Tea Party Test in Texas Senate Primary
After a long, expensive and fiercely fought battle, the Texas GOP Senate primary will come to a close today, as voters cast ballots in the runoff between Lt. Gov. David Dewhurst and former Solicitor General Ted Cruz in a test for the Tea Party.
Dewhurst, 66, and Cruz, 41, are facing off for the second time in their race to win the GOP nomination for Senate in the open race to fill the seat left vacant by Kay Bailey Hutchison's retirement. The two men battled for the first time in the state's presidential and congressional primary May 29.
But Texas election code stipulates that a candidate must receive 50 percent or more of the vote in a primary in order to win the nomination outright, and both men failed to hit that mark among a crowded primary field in May.
Although Dewhurst held a solid lead over Cruz in the May primary - he finished with about 45 percent while Cruz received about 34 percent - recent polling has shown Cruz ahead. And while ultimately neither candidate's victory will change the outcome of the race in the end - the GOP nominee will be heavily favored to win the Senate race in November - a Cruz victory would be a big win for the Tea Party.
Dewhurst, the longtime lieutenant governor to Texas governor and Tea Party-star Rick Perry, is viewed as the "establishment" candidate in the race. Cruz, the state's first Hispanic solicitor general, is a rising Tea Party star. He has garnered support from national leaders affiliated with the movement, including Jim DeMint, Rick Santorum and Sarah Palin, all of whom turned out to campaign for Cruz this weekend.
Dewhurst is not lacking in conservative backings either. Perry and Mike Huckabee have both appeared in ads for the candidate, and he has received endorsements from prominent pro-life groups like Texans for Life. But Cruz and his supporters have questioned whether Dewhurst is indeed a "true conservative," citing compromises Dewhurst made with Democrats in the state legislature during his time as lieutenant Governor.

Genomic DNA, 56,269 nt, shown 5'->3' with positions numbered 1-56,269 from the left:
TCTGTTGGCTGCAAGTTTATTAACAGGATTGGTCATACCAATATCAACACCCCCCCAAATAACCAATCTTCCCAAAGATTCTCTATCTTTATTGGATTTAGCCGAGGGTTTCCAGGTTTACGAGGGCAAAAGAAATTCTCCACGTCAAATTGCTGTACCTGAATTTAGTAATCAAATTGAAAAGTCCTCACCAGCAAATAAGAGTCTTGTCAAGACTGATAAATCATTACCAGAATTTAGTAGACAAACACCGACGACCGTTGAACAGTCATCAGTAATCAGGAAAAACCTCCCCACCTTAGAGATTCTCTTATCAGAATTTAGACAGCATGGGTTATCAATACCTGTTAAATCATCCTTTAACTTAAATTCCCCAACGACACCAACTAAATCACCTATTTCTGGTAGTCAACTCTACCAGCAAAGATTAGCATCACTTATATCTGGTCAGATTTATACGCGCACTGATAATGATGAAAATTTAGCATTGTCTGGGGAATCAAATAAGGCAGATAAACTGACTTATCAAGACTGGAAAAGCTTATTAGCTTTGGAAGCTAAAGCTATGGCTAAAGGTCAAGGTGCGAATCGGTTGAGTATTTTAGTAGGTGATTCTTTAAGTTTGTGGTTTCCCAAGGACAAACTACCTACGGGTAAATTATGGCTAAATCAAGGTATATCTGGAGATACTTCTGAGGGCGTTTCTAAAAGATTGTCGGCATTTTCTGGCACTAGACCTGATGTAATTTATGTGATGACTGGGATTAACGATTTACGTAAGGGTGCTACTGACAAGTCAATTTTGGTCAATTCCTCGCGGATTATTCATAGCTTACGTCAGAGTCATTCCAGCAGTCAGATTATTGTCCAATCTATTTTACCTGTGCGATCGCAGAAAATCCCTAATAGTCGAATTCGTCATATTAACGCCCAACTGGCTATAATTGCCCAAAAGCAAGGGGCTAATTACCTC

Judging by their records, and by the deeply red voter Demographic in Texas, it's highly likely that both men would be a dependable Republican vote in the Senate. Nevertheless, the symbolism of Cruz's outsider status, coupled with his prominent supporters, illustrates the boost to the movement his victory would bring.
The Tea Party-affiliated candidates have had mixed results this election. There have been some notable victories like Richard Mourdock's defeating longtime Republican Sen. Dick Lugar in Indiana. But there have also been some failures like Dan Liljenquist's loss in Utah to longtime Sen. Orrin Hatch.
In addition to the Tea Party vs. establishment narrative, the other story line that has dominated the Texas GOP Senate race is the money raised and spent. The race is the most expensive Senate race in the country in terms of money spent, and the second-most expensive in terms of money raised so far (the Massachusetts Senate race has seen the most money raised), according to the Center for Responsive Politics.
Cruz and Dewhurst have spent a combined total of $26 million, $19 million of which has come from Dewhurst. Dewhurst has spent a lot of his own personal wealth on the race. The founder of a successful energy company, Falcon Seaboard, Dewhurst has poured $11 million from his own pocket. A lot of outside money has been spent on the race as well: about $13.5 million.
Democrats will hold a runoff today as well between former state Rep. Paul Sadler and Grady Yarbrough, a retired educator from San Antonio who came out of nowhere in the May primary and received 26 percent of the vote.
Taking place in the dead of summer, the run0ff is expected to generate a low turnout.